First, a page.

|Boiling Point No. 37 - June 1996 : Household Energy in Emergency Situations (Intermediate Technology Development Group , 1996)|
|Non - Theme Articles|
by Washington Nyabeze
Beer brewing and bread making are rural domestic activities now increasing in Zimbabwe to supplement declining incomes from agriculture.
Both processes use wood fuel and their energy requirements are considered in this paper. Seven brewing and five baking enterprises were studied by interviews, questions and daily monitoring over six months. Their energy efficiencies, technologies and environmental impacts were examined in detail.
Beer is generally brewed domestically in a 2001 (45gal) oil drum heated on one side by an open fire.
As only about one third of the drum surface is exposed to the fire less than 50% of the heat produced from the fuel and enters the drum for utilization in the brewing process. Much of this is then lost through the un-insulated, 70% of the drum surface. Woodfuel consumption per litre of beer is between 2.0 and 3.5kg (ave 3.0) and each brew makes 200 to 200 litres.
Bread is usually baked in a double (oil) drum oven although one enterprise used a pit oven and another a Dutch oven. The oven is heated by a fire in a chamber under the oven which may have a door to control the burning rate and some have a chimney with a damper. One loaf (570g) requires 1.8 to 2.8kg of woodfuel, mostly used at the warming up stage.
Opportunities for technical improvements
The study indicated the need for technology advice to be provided to the enterprises and their readiness to accept it.
• research into yeast assisted brews is needed to ease the pressure of some inputs such as rapoko, sorghum and woodfuel
• recipes for more nutritious and tasty beers
• increased production per cycle with better quality control
• more fuel efficient stoves and fire management
• better heat transfer from fire to brew
• fuel switching possibilities, especially with coal.
Business skills - maximum benefits from this technology approach can only be realized if, in addition, the entrepreneurs have skills in costing, sourcing of inputs, marketing of products, record keeping and general business practice. Effective means of developing these skills through training and information supply are needed.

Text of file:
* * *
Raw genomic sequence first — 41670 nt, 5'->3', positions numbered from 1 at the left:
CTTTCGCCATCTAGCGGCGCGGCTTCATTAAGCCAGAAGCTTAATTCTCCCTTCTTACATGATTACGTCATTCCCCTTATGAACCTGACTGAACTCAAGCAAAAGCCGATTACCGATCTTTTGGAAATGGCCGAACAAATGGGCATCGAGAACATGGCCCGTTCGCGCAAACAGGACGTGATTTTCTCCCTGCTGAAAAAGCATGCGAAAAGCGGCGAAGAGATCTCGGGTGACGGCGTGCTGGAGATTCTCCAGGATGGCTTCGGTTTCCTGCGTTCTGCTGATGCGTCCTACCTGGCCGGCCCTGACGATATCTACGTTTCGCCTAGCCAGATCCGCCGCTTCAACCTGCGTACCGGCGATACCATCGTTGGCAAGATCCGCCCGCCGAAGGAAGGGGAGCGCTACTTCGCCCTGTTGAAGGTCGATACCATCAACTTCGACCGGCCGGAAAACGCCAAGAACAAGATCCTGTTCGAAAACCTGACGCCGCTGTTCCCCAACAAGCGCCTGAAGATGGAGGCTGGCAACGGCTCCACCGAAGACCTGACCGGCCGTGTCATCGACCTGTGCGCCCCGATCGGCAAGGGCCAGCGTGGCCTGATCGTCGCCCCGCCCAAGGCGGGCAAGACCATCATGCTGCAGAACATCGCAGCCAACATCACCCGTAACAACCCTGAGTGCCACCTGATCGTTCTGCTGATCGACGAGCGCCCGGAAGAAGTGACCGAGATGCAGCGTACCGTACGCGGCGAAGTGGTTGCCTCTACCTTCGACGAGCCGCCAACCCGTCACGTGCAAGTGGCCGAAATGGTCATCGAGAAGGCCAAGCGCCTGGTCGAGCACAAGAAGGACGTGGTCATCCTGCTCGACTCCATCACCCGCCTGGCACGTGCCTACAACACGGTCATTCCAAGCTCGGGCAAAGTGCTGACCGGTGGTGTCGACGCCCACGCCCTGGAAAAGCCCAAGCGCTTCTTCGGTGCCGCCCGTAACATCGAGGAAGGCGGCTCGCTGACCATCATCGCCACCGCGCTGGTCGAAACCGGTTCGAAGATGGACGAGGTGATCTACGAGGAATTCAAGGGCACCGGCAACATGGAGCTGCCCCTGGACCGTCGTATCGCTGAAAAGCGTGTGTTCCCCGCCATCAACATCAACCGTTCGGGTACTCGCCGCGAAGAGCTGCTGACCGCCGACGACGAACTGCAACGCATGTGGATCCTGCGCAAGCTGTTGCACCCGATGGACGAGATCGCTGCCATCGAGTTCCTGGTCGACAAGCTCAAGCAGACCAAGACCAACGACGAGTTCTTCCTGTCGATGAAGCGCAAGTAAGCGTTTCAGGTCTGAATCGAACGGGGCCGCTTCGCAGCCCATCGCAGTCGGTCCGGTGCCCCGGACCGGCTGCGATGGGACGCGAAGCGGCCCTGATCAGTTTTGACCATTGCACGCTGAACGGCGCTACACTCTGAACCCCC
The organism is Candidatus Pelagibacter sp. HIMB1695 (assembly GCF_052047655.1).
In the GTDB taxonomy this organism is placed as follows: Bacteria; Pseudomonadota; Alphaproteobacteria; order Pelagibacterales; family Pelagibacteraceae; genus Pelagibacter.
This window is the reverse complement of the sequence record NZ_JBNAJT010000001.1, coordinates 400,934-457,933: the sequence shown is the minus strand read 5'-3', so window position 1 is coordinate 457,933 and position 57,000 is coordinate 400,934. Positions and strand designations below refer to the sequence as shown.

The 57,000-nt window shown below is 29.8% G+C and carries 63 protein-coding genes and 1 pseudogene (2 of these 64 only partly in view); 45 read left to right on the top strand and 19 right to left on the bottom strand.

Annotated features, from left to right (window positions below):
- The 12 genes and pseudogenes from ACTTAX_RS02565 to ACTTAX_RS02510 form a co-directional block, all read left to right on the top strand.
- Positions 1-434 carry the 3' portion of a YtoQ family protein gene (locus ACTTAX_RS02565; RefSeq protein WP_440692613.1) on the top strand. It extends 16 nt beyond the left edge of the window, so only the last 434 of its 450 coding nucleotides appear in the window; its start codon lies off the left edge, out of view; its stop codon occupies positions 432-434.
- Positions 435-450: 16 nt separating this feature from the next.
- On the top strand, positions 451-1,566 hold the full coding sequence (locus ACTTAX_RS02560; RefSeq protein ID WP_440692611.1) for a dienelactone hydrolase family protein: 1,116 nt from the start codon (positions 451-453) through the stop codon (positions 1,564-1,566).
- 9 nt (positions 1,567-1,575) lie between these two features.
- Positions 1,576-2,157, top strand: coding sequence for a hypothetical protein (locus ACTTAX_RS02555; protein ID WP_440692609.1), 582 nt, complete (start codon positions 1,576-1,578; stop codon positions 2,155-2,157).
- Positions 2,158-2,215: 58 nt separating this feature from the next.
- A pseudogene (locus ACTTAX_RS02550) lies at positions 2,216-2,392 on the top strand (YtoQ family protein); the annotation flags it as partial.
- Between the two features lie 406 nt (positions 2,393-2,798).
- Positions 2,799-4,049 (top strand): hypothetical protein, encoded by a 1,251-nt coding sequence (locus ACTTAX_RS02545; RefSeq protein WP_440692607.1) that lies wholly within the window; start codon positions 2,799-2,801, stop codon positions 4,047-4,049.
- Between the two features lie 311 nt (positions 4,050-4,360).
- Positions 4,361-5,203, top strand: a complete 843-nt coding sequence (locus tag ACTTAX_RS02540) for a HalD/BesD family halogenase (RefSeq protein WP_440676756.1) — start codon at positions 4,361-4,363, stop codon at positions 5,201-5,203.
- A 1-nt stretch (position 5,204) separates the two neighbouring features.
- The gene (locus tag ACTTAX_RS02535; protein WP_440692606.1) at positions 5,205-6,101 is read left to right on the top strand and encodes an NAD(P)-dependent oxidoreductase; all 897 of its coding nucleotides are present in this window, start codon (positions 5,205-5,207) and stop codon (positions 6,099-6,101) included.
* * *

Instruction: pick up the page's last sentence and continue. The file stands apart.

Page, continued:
The following opportunities were identified:
• provision of training and information for better design and
• construction methods for baking ovens
• instruction on better use and maintenance of ovens
• better understanding of the relationship between fire management and bread quality control
• use of coal and other locally available, alternative fuels
• making the mixing of ingredients less laborious
• provision of information on alternative baking techniques
• choice of most appropriate scale of technology according to required output.
Again, maximum benefits will depend on better business skills.
Environmental considerations Brick making, beer brewing and bread making are the three largest rural industries in Zimbabwe in terms of woodfuel consumption. Estimates show that they consume about 284,000, 163,000 and 218,000 tonnes of woodfuel per year respectively (brick making is not included in this summary as it is not really a domestic activity). There are 50,000 breweries and 1,200 bakeries in Zimbabwe. Although there are more critical causes of deforestation such as land clearing for agriculture and timber extraction, deforestation itself is a problem for rural industries.
The study showed that for each activity training is urgently needed in technologies, in appropriate business skills and in concern for environmental conservation.
Training manuals on improvements to existing technologies have been prepared for each industry covered. These focused on low cost changes of methods and were for use by small scale rural entrepreneurs, artisans and extension workers and field staff from government and non-government organizations.
Sixty entrepreneurs and 30 extension workers have already been trained in the use of the manuals, through three-day training workshops. Subsequent evaluation shows that more training workshops and exchange visits between entrepreneurs are needed to allow a wider choice of technologies and to promote innovation.
Extracted from a paper by Washington Nyabeze (ITDG Energy Project Manager; Zimbabwe) presented at a Zero workshop, June 1995, entitled 'Energy and Technology Issues in Rural Industries in Zimbabwe'